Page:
So Long, Yellow Brick Road

Looking back on it, I’m shocked that it has been 13 months since I posted anything to this blog! But let’s face it, 2020 is something we’d all rather forget. My last blog entry was posted just a couple of months before we went into the COVID-19 pandemic lockdown in Mexico, and what happened from that point onward was pretty much restricted to events within the four walls of my home in Querétaro, Mexico.

The pandemic mode in Mexico has been a bit different than elsewhere, to be sure. Here in Mexico, so many people rely on having a daily income to put food on the table, that the response to the crisis was handled very differently than Canada or USA. Here, most people couldn’t avoid going in to work, if in fact they still had a job. The economic impact of the pandemic was felt quickly and acutely here. Since Mexico relies so heavily on foreign investment, when buying patterns in the rest of the world changed, Mexico felt the pain immediately. Manufacturing shut down within weeks of the start of lockdowns in other countries, with workers left in limbo. It is a sad reality that the majority of people in Mexico were left with the uncomfortable choice between risking contracting a potentially deadly virus, or letting their family go hungry. It really wasn’t much of a choice.

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The Rough Edge of Mexico

Even though I’ve been living in Mexico for a full year now, there are definitely things about this country that I cannot accept as normal.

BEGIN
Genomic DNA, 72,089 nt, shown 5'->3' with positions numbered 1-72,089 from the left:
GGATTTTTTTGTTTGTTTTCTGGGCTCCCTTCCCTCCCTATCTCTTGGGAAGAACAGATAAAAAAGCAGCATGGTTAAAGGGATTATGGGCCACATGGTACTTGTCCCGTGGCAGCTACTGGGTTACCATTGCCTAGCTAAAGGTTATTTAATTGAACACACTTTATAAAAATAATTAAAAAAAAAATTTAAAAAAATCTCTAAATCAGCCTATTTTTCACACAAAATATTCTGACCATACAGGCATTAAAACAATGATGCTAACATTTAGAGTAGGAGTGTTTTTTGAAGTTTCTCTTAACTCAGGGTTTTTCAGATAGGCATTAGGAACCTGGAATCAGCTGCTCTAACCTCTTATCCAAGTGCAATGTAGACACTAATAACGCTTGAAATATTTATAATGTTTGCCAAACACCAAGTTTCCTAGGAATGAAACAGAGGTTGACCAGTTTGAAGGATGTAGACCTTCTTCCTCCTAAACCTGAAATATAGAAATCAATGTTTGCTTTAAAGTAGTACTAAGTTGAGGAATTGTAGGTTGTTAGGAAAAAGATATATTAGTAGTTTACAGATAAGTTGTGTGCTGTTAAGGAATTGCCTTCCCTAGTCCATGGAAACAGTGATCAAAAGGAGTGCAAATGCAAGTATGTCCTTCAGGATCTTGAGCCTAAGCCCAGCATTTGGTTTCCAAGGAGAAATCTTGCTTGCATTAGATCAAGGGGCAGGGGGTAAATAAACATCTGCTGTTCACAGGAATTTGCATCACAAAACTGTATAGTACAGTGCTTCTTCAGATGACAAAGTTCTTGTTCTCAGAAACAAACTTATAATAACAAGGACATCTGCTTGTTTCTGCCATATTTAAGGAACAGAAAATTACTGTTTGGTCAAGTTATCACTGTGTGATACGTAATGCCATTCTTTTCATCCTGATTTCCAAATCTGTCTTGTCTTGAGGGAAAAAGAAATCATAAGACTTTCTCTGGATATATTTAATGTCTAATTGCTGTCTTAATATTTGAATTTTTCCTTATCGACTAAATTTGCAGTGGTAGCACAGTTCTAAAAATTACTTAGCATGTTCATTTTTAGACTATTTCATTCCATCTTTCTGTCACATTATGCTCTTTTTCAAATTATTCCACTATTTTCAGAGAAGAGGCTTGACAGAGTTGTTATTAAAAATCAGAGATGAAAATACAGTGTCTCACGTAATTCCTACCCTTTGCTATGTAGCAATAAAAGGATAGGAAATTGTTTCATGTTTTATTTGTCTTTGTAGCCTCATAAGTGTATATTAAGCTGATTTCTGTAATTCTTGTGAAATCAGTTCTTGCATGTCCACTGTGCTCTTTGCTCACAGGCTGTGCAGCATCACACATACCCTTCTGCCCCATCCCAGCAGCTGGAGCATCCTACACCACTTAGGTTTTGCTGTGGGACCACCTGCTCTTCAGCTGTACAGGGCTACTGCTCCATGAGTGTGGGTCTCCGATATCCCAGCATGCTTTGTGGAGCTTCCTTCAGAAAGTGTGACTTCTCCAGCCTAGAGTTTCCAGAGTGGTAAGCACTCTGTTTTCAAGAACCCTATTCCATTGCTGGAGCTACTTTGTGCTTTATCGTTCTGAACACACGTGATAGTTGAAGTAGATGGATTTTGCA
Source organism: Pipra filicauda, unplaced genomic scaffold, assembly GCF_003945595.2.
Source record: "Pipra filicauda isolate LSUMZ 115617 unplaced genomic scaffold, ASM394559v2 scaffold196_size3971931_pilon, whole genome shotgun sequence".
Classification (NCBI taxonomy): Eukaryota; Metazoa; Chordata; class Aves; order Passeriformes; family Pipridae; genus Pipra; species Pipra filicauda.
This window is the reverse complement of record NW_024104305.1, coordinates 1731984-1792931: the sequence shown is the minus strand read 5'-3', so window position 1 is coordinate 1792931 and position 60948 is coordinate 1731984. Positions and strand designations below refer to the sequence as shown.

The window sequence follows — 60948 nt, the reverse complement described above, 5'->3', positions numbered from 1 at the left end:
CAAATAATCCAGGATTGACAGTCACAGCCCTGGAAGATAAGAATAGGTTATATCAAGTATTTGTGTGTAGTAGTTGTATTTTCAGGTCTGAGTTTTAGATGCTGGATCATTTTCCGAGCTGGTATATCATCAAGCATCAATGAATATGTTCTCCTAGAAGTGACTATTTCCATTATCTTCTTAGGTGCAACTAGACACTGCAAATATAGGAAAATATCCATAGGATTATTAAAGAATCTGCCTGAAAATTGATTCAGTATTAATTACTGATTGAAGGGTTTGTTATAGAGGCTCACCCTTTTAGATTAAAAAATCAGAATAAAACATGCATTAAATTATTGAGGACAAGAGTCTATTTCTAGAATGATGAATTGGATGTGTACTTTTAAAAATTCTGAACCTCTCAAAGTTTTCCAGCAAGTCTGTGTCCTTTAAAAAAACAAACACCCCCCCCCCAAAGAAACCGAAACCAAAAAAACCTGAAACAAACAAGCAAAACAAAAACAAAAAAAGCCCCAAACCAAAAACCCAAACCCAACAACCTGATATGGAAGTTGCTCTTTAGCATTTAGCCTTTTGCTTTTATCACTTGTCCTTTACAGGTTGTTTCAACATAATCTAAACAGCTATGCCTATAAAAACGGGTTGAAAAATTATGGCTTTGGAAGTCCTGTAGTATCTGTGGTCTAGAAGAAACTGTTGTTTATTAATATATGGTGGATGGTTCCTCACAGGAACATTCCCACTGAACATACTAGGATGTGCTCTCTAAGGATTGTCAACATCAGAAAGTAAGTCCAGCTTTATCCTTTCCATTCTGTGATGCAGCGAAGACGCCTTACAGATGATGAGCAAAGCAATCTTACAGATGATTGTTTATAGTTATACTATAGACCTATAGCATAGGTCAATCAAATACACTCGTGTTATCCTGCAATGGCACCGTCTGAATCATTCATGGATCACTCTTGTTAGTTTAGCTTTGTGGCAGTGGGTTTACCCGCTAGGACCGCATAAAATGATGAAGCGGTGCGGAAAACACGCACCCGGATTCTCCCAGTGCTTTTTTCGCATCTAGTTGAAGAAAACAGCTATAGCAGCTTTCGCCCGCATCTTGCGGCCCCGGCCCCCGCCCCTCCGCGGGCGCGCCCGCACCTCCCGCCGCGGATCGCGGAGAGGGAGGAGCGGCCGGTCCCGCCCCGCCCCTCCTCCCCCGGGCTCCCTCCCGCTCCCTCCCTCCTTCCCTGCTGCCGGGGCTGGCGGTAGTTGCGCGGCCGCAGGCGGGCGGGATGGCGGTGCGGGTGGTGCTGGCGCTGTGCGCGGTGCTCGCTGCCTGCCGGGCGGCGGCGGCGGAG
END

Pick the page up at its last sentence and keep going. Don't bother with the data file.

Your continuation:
Don’t get me wrong… there are more than enough positive things about Mexico to make visiting and relocating here a good idea.  The fact that many things cost about one quarter what they do in Canada is a big plus.  The food is richer and more satisfying, with fewer preservatives and fillers than the processed food typical in Canada.  The people are friendlier;  greeting people as you pass in the street is pretty normal here.  Expected even.  In Canada, if you say ‘good morning’ to a complete stranger on the street, there is a better than average chance they will look at you like you have two heads or something.  In bigger cities especially, people rush past each other on the sidewalk without even making eye contact.

But with all the positive things about Mexico, there are some negative things that I still have trouble with.  The list isn’t long, but these things are definitely a problem.  Many locals even acknowledge that these problems exist.

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